The Organization of the Petroleum Exporting Countries (OPEC), has raised its global oil demand forecast for 2020 by 60,000 barrels per day (b/d) from last month to 90.29 million b/d in October, as it sees an improvement in China’s demand for most oil products except for jet fuel.
“China so far appears to be the only country globally moving steadily on the path to recovery based on gradually improving economic indicators, particularly in industrial production, which are rising from month to month,” OPEC said in its latest monthly oil market report released yesterday. “Oil demand is projected to be in line with these positive developments and trends.”
The bloc produced 24.11 million b/d in September, the report found, with the third quarter (Q3) average at 23.8 million b/d, or 600,000 b/d lower than demand for its crude, indicating room for OPEC, and its partners to maintain their relaxed quotas going into 2021. Its output had been above demand for its crude in Q1 and Q2, it said.
OPEC and its allies, including Russia, are in the midst of a supply accord enacted during the depths of the coronavirus market meltdown and have to decide how long to maintain their current 7.7 million b/d production cuts, which are scheduled to taper to 5.8 million b/d for 2021 through April 2022.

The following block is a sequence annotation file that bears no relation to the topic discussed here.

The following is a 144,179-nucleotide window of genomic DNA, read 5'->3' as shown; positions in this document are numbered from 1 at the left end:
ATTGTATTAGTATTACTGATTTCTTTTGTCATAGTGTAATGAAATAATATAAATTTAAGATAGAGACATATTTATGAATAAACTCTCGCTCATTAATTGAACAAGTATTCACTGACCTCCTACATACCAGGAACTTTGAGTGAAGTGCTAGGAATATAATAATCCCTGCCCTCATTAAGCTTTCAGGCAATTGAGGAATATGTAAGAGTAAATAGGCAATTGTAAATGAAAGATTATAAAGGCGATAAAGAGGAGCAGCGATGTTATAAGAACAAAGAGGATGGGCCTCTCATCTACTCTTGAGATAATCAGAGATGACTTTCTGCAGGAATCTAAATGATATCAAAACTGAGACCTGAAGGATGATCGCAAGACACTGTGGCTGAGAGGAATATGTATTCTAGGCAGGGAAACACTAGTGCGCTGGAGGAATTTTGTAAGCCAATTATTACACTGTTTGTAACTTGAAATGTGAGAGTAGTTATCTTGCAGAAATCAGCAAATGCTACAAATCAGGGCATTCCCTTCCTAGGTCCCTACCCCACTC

Oil prices have wobbled around $40-$45/b since June due to the economic uncertainty over rising infection rates in many countries, and speculation is rife on whether the OPEC+ alliance will tighten its quotas.
The nine-country Joint Ministerial Monitoring Committee (JMMC), co-chaired by Saudi Arabia and Russia, meets monthly to recommend any changes to output levels if needed. The committee will next meet on October 19.
In the most recent JMMC meeting on September 17, Saudi Energy Minister Prince Abdulaziz bin Salman said he’s secured commitments from OPEC+ compliance laggards to make good on their pledged crude production cuts by the end of December.
Oil demand hit hard by the coronavirus pandemic, will shrink 9.5 million b/d in 2020, and rebound by 6.5 million b/d next year to 96.84 million b/d, according to the latest report, which is slightly lower than 96.86 million b/d from last month’s report.
Meanwhile, non-OPEC supply was revised higher slightly to 62.8 million b/d for 2020, a drop of 2.4 million b/d from 2019.
Global oil inventories declined in August to 3.204 billion barrels, about 219 million barrels above the five-year average that the OPEC+ alliance has said it is targeting, according to the report. The Americas and Europe contributed to the stock decline, it said.